Love in Limbo is a comedy. It's meant to show young men with a strong libido but completely inept with the opposite sex. It shows how they stagger forward into their first sexual encounter. Russell, who's a wonderful actor, took up the challenge and played his part of an anally-retentive Welsh Baptist virgin. Of course, it is caricature. But we wanted to show his parents as being so out of touch with what was happening in the '50s with rock and roll music and fashion. He had been cocooned in their lifestyle like so many immigrants - the film also showed the immigrant experience - then suddenly there are two of the boys from work with an old car, a sense of adventure and a few bottles of the demon beer. We see how easily he was seduced into having some fun because his parents' idea of fun wasn't really fun. It's his birthday and yet it's such a boring, old person's celebration that he's going home to.

But we also wanted to show that, at the last minute he really didn't want to go into the brothel. He was terrified, but he wanted to know all about it. I thought that the film was also an examination of adult love. It's a story about love, the story of a widow who was like many widows after the Second World War. They were young attractive women deprived of a man because the men had been killed in the war, but with children and all that parental responsibility. The film wanted to show the difference between the kind of sexual experience or love that young Ken has in his first sexual encounter in the brothel and how his mother, who has been denied love for the previous ten to fifteen years, bringing her twins up, could still love. That's why we intercut the two strands of the plot.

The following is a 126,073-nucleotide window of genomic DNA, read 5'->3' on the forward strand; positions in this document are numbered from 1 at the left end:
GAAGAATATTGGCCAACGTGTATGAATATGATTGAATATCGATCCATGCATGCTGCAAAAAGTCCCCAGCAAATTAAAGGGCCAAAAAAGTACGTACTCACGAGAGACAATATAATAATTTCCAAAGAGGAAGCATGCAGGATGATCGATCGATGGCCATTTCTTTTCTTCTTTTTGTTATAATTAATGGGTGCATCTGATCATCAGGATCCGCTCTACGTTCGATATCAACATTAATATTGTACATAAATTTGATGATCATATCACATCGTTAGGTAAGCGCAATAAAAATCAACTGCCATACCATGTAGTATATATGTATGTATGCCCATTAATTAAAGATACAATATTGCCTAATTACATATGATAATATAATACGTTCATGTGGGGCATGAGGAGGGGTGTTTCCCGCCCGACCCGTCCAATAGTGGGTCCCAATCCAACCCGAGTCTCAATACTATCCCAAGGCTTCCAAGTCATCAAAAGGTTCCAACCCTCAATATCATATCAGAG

I would hope that it was a film that had some amusing and endearing qualities and that people could have a laugh with it without finding it offensive. I don't mean that I tried to pussyfoot in the making of the movie. It has got a bit of bad language in it and it's a bit sexually explicit at times, but I hope that it has an endearing quality. When it was shown at the Berlin Film Festival in the Panorama section, people really enjoyed it. People in there 30s, 40s and 50s came up to me after the screening and said, `Gosh, that brought back some memories', and, `Isn't it better now that we're more honest with our children in the way we talk to them about things?'. So I was pleased. And they enjoyed all the clothes and the cars and the music of the period - that was all part of it. And, of course, all the songs are about unrequited love, songs that are always on the hit parade.